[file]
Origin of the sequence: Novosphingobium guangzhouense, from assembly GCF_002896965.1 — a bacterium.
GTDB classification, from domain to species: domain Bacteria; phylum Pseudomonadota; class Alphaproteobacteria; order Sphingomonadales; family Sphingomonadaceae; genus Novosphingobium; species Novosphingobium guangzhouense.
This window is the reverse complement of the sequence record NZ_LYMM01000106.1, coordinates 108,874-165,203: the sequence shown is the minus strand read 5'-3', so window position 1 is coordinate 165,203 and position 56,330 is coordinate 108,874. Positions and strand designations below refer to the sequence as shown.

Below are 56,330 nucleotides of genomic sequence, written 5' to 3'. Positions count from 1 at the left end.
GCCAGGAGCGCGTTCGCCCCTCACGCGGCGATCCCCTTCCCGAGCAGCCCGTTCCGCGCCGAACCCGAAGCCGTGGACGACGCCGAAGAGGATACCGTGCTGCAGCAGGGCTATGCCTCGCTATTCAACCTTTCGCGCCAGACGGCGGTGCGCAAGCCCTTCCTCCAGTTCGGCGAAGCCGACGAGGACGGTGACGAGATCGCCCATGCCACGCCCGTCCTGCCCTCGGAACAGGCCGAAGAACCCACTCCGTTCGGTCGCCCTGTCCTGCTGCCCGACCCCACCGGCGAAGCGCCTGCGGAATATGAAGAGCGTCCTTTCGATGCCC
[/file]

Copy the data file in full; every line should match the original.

Origin of the sequence: Novosphingobium guangzhouense, from assembly GCF_002896965.1 — a bacterium.
GTDB classification, from domain to species: domain Bacteria; phylum Pseudomonadota; class Alphaproteobacteria; order Sphingomonadales; family Sphingomonadaceae; genus Novosphingobium; species Novosphingobium guangzhouense.
This window is the reverse complement of the sequence record NZ_LYMM01000106.1, coordinates 108,874-165,203: the sequence shown is the minus strand read 5'-3', so window position 1 is coordinate 165,203 and position 56,330 is coordinate 108,874. Positions and strand designations below refer to the sequence as shown.

Below are 56,330 nucleotides of genomic sequence, written 5' to 3'. Positions count from 1 at the left end.
GCCAGGAGCGCGTTCGCCCCTCACGCGGCGATCCCCTTCCCGAGCAGCCCGTTCCGCGCCGAACCCGAAGCCGTGGACGACGCCGAAGAGGATACCGTGCTGCAGCAGGGCTATGCCTCGCTATTCAACCTTTCGCGCCAGACGGCGGTGCGCAAGCCCTTCCTCCAGTTCGGCGAAGCCGACGAGGACGGTGACGAGATCGCCCATGCCACGCCCGTCCTGCCCTCGGAACAGGCCGAAGAACCCACTCCGTTCGGTCGCCCTGTCCTGCTGCCCGACCCCACCGGCGAAGCGCCTGCGGAATATGAAGAGCGTCCTTTCGATGCCC